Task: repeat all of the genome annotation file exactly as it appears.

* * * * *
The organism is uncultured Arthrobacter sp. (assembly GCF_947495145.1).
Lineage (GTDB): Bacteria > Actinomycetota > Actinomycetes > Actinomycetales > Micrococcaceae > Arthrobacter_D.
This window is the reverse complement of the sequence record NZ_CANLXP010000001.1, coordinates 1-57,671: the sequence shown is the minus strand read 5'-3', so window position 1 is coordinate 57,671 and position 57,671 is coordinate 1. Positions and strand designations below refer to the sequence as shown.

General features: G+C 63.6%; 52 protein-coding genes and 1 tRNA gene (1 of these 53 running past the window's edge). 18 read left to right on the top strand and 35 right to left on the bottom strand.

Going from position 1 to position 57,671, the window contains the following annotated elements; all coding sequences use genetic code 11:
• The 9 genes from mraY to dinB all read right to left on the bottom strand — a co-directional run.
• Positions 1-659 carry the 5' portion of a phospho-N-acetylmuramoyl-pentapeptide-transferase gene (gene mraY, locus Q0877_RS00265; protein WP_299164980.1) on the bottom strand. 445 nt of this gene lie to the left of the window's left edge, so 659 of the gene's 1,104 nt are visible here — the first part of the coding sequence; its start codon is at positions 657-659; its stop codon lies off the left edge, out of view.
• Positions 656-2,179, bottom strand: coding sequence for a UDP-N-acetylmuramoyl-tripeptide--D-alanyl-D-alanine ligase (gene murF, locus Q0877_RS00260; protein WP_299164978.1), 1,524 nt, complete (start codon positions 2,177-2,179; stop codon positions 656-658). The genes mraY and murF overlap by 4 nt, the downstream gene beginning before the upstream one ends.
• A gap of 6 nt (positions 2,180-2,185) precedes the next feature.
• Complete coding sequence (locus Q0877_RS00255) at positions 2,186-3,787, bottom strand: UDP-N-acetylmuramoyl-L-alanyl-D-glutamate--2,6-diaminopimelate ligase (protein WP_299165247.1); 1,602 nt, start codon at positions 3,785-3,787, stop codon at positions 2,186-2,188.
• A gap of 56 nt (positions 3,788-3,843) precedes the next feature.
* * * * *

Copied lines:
The organism is uncultured Arthrobacter sp. (assembly GCF_947495145.1).
Lineage (GTDB): Bacteria > Actinomycetota > Actinomycetes > Actinomycetales > Micrococcaceae > Arthrobacter_D.
This window is the reverse complement of the sequence record NZ_CANLXP010000001.1, coordinates 1-57,671: the sequence shown is the minus strand read 5'-3', so window position 1 is coordinate 57,671 and position 57,671 is coordinate 1. Positions and strand designations below refer to the sequence as shown.

General features: G+C 63.6%; 52 protein-coding genes and 1 tRNA gene (1 of these 53 running past the window's edge). 18 read left to right on the top strand and 35 right to left on the bottom strand.

Going from position 1 to position 57,671, the window contains the following annotated elements; all coding sequences use genetic code 11:
• The 9 genes from mraY to dinB all read right to left on the bottom strand — a co-directional run.
• Positions 1-659 carry the 5' portion of a phospho-N-acetylmuramoyl-pentapeptide-transferase gene (gene mraY, locus Q0877_RS00265; protein WP_299164980.1) on the bottom strand. 445 nt of this gene lie to the left of the window's left edge, so 659 of the gene's 1,104 nt are visible here — the first part of the coding sequence; its start codon is at positions 657-659; its stop codon lies off the left edge, out of view.
• Positions 656-2,179, bottom strand: coding sequence for a UDP-N-acetylmuramoyl-tripeptide--D-alanyl-D-alanine ligase (gene murF, locus Q0877_RS00260; protein WP_299164978.1), 1,524 nt, complete (start codon positions 2,177-2,179; stop codon positions 656-658). The genes mraY and murF overlap by 4 nt, the downstream gene beginning before the upstream one ends.
• A gap of 6 nt (positions 2,180-2,185) precedes the next feature.
• Complete coding sequence (locus Q0877_RS00255) at positions 2,186-3,787, bottom strand: UDP-N-acetylmuramoyl-L-alanyl-D-glutamate--2,6-diaminopimelate ligase (protein WP_299165247.1); 1,602 nt, start codon at positions 3,785-3,787, stop codon at positions 2,186-2,188.
• A gap of 56 nt (positions 3,788-3,843) precedes the next feature.